A Weed by Any Other Name
Most gardeners have heard the saying or perhaps dictionary definition, “A weed is just a plant growing where it isn’t wanted.” Except that isn’t quite true. It’s certainly true in the common usage of the term, but it’s false in the suggestion that a plant is only a weed because of our perception. This saying implies that these plants would stop being weeds if only we embraced their potential. But the fact is, there are a number of common characteristics that make weeds both successful at invading our gardens and essential to their ecological niches.
Many plants we think of as weeds are “pioneer plants.” These are the plants that are first on the scene after algae and moss. They make their claim on rocks, sand, extremely poor soil, and areas that have been recently disrupted. Whether after a fire, flood, or landslide, they are essential to starting the process of building new soil. Their seeds can often survive the harshest conditions, waiting until it’s just right to sprout. Once they do, they physically break down the soil, their roots shooting through the rock in search of water or nutrients. If their roots host nitrogen-fixing bacteria, they can chemically access nutrients that would be otherwise unavailable. They basically transform a formidable landscape into one where other plants can start to grow there as part of secondary succession. To meet these evolutionary needs, pioneer plants grow fast, have either very deep or shallow but wide root systems, and are capable of pulling nutrients efficiently and quickly from even the poorest conditions.
While not pioneer plants, other “weeds” are from very competitive ecosystems that have a premium on light or nutrients. As a result of a fast-paced evolutionary race, they are lean and mean, the sprinters of the plant world. Oddly enough, from my observation, this is actually the case in the Amazonian rainforest. Unlike what most people think – including myself before I visited, despite my ecology background – the rainforest actually has very nutrient-poor soil. In most forests, topsoil forms over many years through the decomposition of organic matter, like leaves, branches, and other dead things. However, the rainforest never has the chance to build up nutrients, because the rainy season washes it away annually. This is one reason why “slash and burn” methods of turning the rainforest into agricultural land are particularly destructive – the soil is so poor that the farmers can only use it for a year or two before they have to cut down more rainforest. As a result, the rainforest plants are constantly battling back and forth to claim the few nutrients left. This is in part why there is so much diversity in the rainforest – every plant tries to establish its own ecological niche that others can’t fill and once established, defends it to its last.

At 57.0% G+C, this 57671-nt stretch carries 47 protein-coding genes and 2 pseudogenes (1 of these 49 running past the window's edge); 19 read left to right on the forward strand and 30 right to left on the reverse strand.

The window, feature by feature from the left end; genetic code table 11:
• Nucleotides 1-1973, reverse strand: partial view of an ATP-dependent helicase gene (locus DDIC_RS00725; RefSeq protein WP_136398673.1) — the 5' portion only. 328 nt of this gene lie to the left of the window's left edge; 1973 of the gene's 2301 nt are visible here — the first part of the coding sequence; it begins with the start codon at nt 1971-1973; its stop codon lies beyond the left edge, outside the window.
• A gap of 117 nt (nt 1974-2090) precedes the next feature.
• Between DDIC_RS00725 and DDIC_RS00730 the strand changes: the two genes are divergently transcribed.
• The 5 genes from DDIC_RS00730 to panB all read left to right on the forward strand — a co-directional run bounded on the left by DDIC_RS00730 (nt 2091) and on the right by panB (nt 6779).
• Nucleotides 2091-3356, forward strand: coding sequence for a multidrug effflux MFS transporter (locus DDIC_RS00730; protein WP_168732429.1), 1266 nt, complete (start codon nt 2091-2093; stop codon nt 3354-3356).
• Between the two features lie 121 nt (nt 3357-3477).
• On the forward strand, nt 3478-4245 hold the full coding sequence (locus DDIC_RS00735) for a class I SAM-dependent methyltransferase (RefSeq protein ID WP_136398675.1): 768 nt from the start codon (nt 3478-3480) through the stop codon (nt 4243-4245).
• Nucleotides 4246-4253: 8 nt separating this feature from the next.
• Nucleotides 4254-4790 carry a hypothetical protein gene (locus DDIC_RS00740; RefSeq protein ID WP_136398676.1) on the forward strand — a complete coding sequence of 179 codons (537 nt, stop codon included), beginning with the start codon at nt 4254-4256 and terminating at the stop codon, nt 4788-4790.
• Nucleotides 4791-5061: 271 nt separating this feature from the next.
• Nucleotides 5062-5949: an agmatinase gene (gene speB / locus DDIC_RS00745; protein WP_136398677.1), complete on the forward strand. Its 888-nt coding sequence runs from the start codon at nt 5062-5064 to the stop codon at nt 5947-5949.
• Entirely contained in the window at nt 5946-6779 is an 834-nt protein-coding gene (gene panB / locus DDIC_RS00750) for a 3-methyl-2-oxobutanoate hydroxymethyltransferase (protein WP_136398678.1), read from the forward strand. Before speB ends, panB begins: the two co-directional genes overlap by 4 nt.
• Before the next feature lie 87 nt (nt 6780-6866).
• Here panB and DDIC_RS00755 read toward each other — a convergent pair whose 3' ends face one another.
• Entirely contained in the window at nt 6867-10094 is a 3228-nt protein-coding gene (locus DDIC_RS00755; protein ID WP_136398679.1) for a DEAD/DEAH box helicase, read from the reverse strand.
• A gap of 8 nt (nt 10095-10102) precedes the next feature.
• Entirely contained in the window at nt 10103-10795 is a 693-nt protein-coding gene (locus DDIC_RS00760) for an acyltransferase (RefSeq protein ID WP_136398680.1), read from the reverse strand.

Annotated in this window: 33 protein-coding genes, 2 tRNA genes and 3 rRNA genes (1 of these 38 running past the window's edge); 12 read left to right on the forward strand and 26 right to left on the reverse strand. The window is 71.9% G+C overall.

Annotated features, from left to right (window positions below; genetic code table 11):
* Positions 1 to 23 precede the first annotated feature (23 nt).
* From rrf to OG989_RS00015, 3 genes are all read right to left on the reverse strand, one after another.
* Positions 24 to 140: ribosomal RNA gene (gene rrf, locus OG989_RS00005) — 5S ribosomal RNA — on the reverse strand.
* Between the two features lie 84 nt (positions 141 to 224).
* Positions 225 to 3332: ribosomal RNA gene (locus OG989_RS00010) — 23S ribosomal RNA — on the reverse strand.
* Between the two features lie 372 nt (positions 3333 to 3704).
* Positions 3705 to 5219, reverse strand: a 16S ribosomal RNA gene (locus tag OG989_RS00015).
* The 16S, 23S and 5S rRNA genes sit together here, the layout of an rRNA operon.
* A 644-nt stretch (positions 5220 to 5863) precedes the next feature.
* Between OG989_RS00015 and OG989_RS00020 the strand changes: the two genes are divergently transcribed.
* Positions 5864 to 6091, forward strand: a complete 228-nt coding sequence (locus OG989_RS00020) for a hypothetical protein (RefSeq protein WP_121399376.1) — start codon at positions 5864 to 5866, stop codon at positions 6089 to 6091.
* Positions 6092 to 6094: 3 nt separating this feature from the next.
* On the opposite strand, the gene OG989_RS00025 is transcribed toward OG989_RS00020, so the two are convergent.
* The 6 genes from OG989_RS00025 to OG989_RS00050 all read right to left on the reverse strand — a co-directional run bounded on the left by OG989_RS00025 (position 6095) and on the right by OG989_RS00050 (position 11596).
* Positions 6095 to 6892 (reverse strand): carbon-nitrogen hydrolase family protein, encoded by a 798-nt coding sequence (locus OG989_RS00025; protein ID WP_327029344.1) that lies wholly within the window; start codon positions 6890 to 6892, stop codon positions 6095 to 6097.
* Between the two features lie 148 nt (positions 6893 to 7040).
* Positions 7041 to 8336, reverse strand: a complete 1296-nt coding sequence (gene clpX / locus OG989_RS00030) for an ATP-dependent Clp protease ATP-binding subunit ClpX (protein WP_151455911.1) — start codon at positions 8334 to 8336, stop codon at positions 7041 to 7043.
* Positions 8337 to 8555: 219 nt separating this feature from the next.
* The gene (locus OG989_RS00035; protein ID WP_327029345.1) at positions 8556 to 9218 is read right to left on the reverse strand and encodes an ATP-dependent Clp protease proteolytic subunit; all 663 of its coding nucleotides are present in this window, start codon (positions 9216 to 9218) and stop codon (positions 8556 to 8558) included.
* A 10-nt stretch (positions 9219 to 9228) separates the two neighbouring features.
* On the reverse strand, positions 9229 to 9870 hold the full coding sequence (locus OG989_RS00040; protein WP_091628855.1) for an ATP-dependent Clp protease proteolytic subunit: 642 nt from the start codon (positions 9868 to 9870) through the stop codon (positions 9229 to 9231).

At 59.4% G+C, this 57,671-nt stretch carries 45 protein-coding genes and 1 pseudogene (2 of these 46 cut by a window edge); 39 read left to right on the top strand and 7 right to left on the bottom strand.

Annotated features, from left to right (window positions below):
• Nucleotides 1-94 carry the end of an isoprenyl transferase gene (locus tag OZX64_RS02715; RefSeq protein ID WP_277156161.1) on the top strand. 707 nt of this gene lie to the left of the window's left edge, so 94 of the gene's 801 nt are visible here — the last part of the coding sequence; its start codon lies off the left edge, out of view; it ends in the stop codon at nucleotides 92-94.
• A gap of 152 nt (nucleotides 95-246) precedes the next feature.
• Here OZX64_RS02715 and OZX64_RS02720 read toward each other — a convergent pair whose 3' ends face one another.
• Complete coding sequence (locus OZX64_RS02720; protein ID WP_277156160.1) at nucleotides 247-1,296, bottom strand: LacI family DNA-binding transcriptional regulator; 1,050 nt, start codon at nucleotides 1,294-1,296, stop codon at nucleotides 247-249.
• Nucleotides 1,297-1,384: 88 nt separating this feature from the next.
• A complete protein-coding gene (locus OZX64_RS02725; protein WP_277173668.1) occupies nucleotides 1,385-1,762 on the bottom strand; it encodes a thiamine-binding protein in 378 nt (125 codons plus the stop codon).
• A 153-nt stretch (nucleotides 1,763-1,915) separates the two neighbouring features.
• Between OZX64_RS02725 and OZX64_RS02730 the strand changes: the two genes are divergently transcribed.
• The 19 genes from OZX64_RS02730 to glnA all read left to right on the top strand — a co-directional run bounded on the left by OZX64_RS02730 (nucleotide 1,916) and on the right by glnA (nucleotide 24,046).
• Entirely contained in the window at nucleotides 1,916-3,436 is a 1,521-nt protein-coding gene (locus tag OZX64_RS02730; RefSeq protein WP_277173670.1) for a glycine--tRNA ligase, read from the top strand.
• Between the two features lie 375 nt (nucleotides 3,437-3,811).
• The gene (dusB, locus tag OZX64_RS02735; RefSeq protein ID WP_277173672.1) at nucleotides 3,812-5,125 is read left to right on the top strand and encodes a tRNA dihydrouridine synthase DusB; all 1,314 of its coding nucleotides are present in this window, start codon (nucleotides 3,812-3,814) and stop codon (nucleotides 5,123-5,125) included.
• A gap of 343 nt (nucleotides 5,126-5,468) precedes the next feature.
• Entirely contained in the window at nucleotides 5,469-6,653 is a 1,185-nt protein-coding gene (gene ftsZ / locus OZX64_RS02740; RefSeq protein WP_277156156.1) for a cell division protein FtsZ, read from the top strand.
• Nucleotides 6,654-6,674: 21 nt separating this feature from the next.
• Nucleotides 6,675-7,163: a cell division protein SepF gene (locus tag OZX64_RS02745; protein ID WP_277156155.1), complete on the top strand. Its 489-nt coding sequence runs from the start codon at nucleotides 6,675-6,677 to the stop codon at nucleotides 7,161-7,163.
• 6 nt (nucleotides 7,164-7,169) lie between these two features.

Considering the biological characteristics of these plants, it’s no wonder that many of them adapt so well to human civilization! The dandelion poking up through the concrete sidewalk is just fulfilling its evolutionary role of breaking up impenetrable surfaces. Tilling to plant seeds disrupts and exposes soil, allowing these weeds to drop their own hearty, fast sprouting seeds and move in right away. Using easily absorbed chemical fertilizers or nutrient-dense organic ones (including compost) allows weeds to quickly draw up a maximum amount of nutrients and choke or shade out less competitive plants. Basically, everything we do under normal gardening routines actively encourages weeds.